# Intro to Git and GitHub Note: - By show of hands. How many people have used Git and or GitHub before? - This workshop is designed for people who are new to Git and GitHub and is created in the context of Code for Greensboro's workflow
# About This Workshop ## Goal - Using Git to track changes in a project - Using Git to undo changes in a project - Using GitHub to collaborate with others
# What is Git? ## According to XKCD: !(./xkcd-git.png) ## According to git-scm.com: > Git is a free and open source distributed version control system designed to handle everything from small to very large projects with speed and efficiency. ## But what does that mean and what problem does Git solve? ### Have you ever worked on project that starts out like this? ```bash project └── my_project_2018-09-25.txt ``` Note: Have you ever worked on a paper or a project where maybe after you finished your first draft and got some feedback and before you start working on the next draft you name the file something like `my_project_2018-09-25.txt` Then you start on the next draft and you repeat the process and name it like `my_project_2018-10-18.txt` And so on and so forth and eventually you end up with a directory that looks like this: ### And after a few iterations your project looks like this? ```bash project ├── my_project_2018-09-25.txt ├── my_project_2018-10-18.txt ├── my_project_final.txt ├── my_project_final_final.txt └── my_project_final_final_THIS_ONE.txt ``` Note: Now imagine you and a team were working on this project and you were saving files like this and each person was making their own changes and sharing the files back and forth. ## Git provides a way to track incremental changes and share those changes with others And, when using Git correctly it gives you the confidence to break stuff Note: In our example what would happen if two people made changes to the same file at the same time? They would have to manually figure out what to keep and what to get rid of. Git can do this automatically and when it can't it provides a convient interface for doing it yourself.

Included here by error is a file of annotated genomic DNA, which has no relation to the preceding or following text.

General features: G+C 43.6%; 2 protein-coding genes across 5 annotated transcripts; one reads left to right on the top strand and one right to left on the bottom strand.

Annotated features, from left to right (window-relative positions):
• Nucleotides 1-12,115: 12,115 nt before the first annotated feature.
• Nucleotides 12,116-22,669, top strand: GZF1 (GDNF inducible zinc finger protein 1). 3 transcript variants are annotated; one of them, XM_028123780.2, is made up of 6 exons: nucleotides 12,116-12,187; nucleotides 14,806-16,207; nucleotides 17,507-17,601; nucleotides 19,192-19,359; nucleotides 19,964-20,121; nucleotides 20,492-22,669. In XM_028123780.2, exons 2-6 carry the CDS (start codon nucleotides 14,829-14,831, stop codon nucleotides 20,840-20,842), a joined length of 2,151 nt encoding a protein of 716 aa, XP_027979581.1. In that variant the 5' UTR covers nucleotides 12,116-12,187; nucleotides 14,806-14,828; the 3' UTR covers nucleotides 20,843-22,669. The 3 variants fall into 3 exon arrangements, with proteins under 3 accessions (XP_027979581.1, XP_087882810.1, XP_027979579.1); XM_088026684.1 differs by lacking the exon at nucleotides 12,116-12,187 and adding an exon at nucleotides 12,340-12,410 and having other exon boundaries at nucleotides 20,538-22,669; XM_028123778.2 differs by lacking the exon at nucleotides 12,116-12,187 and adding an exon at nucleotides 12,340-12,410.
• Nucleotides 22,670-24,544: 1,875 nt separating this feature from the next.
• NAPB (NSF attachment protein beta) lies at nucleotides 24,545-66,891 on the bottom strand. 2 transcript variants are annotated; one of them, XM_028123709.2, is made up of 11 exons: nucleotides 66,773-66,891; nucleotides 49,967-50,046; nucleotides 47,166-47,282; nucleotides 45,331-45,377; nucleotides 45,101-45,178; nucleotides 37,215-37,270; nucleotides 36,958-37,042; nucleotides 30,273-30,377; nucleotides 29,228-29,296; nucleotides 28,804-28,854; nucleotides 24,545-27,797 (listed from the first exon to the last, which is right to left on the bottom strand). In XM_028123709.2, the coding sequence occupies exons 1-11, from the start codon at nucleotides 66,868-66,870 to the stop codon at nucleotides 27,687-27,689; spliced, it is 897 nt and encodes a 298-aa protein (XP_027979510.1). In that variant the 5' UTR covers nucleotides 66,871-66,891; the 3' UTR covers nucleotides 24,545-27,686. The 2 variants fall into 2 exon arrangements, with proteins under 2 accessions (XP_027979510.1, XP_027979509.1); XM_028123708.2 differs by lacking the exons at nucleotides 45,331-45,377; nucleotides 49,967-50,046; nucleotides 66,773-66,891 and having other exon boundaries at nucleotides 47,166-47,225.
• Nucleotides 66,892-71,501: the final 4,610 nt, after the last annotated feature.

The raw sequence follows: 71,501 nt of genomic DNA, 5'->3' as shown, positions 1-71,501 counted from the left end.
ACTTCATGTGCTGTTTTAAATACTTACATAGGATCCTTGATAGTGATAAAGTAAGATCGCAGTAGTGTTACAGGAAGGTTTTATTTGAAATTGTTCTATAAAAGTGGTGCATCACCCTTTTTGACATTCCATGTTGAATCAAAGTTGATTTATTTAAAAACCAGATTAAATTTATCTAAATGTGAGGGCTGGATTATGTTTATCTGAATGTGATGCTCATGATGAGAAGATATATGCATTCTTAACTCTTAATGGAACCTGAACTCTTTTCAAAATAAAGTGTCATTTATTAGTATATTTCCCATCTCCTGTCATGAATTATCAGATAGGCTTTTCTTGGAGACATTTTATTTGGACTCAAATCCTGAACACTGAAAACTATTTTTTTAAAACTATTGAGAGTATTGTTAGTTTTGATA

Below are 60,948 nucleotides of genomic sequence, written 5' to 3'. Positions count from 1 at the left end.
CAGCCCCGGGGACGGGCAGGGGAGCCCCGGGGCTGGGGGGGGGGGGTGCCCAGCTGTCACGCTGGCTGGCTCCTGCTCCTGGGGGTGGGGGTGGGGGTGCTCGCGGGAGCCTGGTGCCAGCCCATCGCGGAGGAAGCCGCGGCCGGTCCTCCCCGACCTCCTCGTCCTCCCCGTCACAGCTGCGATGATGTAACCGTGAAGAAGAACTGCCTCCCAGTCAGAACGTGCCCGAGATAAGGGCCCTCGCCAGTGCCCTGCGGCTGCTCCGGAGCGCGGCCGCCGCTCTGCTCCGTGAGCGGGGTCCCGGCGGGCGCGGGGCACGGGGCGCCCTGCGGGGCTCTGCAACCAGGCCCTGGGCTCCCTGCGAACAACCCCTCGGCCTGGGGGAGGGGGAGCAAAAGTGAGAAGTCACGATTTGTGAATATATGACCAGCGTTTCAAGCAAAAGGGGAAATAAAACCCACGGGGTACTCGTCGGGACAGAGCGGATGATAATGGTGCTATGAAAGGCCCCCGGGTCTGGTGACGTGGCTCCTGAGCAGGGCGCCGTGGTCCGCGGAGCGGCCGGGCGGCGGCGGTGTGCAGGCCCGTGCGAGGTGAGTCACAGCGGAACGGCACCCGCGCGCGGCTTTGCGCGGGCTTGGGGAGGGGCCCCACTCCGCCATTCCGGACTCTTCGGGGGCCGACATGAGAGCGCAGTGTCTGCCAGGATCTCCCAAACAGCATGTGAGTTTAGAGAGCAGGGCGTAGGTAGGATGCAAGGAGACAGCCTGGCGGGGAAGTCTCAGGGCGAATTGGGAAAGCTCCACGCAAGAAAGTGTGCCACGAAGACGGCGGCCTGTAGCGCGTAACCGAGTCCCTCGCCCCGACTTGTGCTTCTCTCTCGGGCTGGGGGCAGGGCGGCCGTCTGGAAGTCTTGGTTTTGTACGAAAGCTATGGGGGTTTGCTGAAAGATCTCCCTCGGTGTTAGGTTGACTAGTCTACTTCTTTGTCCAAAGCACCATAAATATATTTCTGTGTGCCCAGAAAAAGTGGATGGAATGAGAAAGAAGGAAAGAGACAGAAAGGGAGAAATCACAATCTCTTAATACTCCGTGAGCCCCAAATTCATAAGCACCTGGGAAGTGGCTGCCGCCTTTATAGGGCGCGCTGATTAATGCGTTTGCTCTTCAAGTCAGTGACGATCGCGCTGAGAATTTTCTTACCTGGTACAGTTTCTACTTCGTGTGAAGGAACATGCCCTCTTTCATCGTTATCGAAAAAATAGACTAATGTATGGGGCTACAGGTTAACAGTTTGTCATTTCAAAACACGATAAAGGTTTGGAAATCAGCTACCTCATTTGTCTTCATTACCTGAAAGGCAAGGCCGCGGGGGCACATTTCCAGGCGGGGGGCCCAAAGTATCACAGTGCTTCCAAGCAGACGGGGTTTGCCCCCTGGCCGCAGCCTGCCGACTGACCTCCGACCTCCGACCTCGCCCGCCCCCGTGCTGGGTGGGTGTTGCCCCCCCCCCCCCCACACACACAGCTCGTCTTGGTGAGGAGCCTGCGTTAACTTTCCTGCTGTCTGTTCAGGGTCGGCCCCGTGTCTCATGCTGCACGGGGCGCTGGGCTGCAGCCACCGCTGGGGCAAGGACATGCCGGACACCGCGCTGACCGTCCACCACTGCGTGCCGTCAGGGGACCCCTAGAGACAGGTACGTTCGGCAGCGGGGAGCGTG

# What is GitHub? and how is it different from Git? ## According to GitHub's website: > GitHub is a development platform inspired by the way you work. From open source to business, you can host and review code, manage projects, and build software alongside 31 million developers. # What does that even mean? Basically GitHub is a cloud based Git server. It provides a place for developers to `push` and store their Git projects and it makes it easier for multiple people to work on the same project. ## Confused? Let's get started! Note: This is all still a little confusing and highlevel so lets get started on a project and hopefully that will clarify things.